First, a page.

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Trusts & Estate Planning

Trusts can be invaluable tools in your estate plan.  A Trust is an arrangement where one party holds property for the benefit of another party.  In an estate planning context, trusts are created by the person doing the estate planning who authorizes another person (the trustee) to manage the assets for the benefit of a third party (the beneficiaries).  There are many reasons for establishing trusts including tax minimization or providing for the needs of underage beneficiaries.

Some types of trusts that may be useful in estate planning are:

Trusts for minors.  Many people leave money or other assets to their children or their grandchildren in a trust as part of a comprehensive estate plan.  This is typically done to ensure the money is there for the children’s benefit while they are younger-for support, education, medical expenses, etc.  Once the children reach a certain age or achievement level (such as obtaining a bachelor’s degree), they may receive money from the trust to do with as they please.

Special needs trusts.  Special needs trusts are tools that enable a person to leave property to an individual with special needs.  Many individuals with special needs receive government benefits.  If they were to suddenly inherit money, they could become disqualified from those benefits until the inheritance was spent.  Special needs trusts protect those individuals’ government benefits while allowing them to have money for any extras they may need.

Marital trusts.  Married couples sometimes include trusts in their wills, or separately, for the benefit of their spouse, typically for two reasons: (1) taxes and (2) property protection.  In previous years, marital trusts were needed for some couples to take advantage of estate tax exemptions, and they may be needed in the future as the laws change from time to time.  Marital trusts can also protect property from a spouse to ensure that it ultimately goes where it needs to go.  For example, a husband with grown children from a previous marriage may decide to let his wife use his property after he passes, but puts it into a trust so that after she passes away it goes to his children.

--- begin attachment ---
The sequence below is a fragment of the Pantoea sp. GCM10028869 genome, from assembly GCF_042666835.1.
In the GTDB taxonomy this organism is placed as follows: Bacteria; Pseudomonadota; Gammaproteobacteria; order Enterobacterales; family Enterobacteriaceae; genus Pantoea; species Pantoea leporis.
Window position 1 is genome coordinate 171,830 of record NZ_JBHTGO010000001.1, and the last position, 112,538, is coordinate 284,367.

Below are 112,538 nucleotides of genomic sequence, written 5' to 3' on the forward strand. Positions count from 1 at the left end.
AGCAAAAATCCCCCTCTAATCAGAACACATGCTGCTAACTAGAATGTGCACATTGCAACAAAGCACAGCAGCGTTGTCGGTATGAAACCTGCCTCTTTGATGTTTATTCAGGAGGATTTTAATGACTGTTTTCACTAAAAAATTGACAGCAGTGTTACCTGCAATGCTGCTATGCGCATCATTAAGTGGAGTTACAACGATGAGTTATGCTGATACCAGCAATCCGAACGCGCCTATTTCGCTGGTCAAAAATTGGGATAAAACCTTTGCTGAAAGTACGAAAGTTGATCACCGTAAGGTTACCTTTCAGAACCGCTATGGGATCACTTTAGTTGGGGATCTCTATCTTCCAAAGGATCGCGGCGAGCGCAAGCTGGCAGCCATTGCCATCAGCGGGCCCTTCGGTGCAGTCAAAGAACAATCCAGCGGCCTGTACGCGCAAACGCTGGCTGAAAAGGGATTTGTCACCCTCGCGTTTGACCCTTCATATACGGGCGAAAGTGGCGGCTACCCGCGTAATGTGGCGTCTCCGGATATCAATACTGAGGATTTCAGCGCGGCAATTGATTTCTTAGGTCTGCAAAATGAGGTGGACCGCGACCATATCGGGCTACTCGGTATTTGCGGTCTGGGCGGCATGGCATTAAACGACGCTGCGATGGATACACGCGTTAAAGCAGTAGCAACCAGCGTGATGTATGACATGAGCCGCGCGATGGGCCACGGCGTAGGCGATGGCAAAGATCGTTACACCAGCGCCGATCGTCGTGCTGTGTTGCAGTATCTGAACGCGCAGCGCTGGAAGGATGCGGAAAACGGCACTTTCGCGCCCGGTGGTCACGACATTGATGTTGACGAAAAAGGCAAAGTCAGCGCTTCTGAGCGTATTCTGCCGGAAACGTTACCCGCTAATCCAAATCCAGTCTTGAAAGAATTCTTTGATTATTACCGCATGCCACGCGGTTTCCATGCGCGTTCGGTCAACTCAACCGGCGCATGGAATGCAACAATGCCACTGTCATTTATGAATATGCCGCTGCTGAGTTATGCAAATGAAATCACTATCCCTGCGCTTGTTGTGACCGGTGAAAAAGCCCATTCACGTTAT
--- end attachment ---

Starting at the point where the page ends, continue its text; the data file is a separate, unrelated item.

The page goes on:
Revocable living trusts.  Revocable living trusts are documents completely separate from wills although they often work hand in hand with wills to carry out the decedent’s wishes.  Revocable living trusts are primarily used to avoid probate in states where probate is particularly cumbersome, or in a few other instances, such as when a person owns real estate in multiple states.

Irrevocable life insurance trusts.  Irrevocable life insurance trusts (or ILIT’s) can be used in order to move a person’s life insurance proceeds outside his or her estate for estate tax purposes.

As you can see, there are many different types of trusts, each of which can be customized to serve a valuable purpose in accomplishing the wishes of those making gifts or planning an estate. An experienced estate planning attorney can help you assess your finances and goals to determine the best vehicles to preserve your wealth and your legacy.

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Robins & Robins, P.A. based in Salisbury, MD serves the Delmarva Peninsula and Maryland ‘s Eastern Shore including Wicomico, Somerset, Worcester, Dorchester and Talbot Counties.



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© Robins & Robins, P.A. | Disclaimer
128 East Main Street, P.O. Box 506, Salisbury, MD 21801
| Phone: 410-749-3791


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Law Firm Website Design by
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